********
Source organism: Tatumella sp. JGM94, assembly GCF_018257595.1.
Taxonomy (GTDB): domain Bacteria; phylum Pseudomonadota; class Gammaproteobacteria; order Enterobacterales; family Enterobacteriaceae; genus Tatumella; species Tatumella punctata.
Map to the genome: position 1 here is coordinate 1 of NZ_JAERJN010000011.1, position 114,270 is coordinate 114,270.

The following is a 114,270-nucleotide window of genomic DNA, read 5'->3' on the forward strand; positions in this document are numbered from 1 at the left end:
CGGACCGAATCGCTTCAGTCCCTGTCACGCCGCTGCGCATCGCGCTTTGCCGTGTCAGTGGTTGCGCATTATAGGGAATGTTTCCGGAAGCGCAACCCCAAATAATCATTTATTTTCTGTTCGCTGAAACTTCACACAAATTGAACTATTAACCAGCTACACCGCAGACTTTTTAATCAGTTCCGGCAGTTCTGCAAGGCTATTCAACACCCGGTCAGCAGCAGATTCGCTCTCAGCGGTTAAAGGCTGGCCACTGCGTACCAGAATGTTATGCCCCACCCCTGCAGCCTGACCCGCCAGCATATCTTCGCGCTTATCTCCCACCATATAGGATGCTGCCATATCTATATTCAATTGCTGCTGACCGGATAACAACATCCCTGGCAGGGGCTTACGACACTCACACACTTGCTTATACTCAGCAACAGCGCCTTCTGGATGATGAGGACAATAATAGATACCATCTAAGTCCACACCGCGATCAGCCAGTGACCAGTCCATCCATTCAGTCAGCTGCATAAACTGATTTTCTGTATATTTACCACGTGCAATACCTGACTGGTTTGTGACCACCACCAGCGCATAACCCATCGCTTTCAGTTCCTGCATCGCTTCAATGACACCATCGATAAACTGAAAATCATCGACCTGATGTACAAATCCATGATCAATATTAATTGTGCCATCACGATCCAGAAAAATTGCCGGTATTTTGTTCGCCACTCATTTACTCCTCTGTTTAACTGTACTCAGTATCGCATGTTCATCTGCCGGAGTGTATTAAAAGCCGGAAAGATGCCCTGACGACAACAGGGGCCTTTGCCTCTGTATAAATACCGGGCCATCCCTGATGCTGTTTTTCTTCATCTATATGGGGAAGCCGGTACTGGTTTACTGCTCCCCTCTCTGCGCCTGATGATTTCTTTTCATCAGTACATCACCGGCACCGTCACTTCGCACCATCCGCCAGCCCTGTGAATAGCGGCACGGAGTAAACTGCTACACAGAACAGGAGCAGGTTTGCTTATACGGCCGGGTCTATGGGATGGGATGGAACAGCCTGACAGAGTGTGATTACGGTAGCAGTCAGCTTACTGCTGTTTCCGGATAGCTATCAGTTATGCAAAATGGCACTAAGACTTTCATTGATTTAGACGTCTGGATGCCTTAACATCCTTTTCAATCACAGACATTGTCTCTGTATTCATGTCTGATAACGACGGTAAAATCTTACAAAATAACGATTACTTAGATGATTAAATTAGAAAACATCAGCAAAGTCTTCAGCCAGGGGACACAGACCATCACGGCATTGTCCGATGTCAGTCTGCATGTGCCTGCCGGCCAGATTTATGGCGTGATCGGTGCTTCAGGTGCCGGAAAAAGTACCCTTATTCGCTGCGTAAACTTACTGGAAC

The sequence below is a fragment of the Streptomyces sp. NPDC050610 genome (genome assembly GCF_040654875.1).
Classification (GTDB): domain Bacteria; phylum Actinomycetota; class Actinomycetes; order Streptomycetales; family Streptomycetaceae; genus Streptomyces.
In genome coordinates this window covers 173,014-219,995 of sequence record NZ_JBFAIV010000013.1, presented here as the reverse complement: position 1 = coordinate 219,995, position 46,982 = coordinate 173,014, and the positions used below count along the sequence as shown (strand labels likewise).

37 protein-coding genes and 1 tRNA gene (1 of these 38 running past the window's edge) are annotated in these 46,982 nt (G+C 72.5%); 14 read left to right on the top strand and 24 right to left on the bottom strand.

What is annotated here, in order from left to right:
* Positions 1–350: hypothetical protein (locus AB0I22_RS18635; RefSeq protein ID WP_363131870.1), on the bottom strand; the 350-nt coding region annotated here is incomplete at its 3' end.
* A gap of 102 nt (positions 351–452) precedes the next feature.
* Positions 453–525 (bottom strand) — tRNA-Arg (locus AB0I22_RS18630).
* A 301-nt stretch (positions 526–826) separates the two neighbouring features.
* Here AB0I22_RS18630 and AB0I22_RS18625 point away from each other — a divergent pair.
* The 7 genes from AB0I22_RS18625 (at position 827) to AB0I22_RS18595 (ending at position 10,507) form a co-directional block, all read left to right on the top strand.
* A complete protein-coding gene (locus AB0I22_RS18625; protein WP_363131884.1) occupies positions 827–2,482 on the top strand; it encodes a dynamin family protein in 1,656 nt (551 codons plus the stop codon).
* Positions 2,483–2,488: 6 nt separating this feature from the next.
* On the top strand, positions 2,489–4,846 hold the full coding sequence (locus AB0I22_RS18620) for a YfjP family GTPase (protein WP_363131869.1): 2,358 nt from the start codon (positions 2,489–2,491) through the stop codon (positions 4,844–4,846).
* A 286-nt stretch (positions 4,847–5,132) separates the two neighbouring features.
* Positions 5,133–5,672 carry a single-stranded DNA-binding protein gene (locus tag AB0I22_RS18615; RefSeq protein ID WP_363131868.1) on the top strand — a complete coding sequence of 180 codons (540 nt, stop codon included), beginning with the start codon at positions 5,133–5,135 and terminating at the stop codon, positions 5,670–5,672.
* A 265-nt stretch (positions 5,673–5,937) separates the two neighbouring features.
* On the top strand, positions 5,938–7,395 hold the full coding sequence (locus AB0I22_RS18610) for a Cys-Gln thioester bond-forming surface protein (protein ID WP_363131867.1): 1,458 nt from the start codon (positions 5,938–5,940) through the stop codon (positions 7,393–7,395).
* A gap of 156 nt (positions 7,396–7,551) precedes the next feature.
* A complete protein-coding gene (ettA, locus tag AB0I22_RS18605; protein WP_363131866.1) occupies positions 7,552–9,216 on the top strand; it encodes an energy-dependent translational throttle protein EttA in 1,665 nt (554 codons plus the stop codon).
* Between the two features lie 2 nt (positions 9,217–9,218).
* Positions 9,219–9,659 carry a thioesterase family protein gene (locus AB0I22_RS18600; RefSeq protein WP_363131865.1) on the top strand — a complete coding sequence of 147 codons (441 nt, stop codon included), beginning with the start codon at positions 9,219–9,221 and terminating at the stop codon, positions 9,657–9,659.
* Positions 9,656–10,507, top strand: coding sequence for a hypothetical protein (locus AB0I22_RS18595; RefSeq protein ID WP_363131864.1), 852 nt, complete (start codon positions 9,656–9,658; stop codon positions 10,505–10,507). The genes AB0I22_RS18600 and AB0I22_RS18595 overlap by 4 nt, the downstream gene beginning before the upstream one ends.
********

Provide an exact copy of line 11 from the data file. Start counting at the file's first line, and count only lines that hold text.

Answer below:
* Positions 1–350: hypothetical protein (locus AB0I22_RS18635; RefSeq protein ID WP_363131870.1), on the bottom strand; the 350-nt coding region annotated here is incomplete at its 3' end.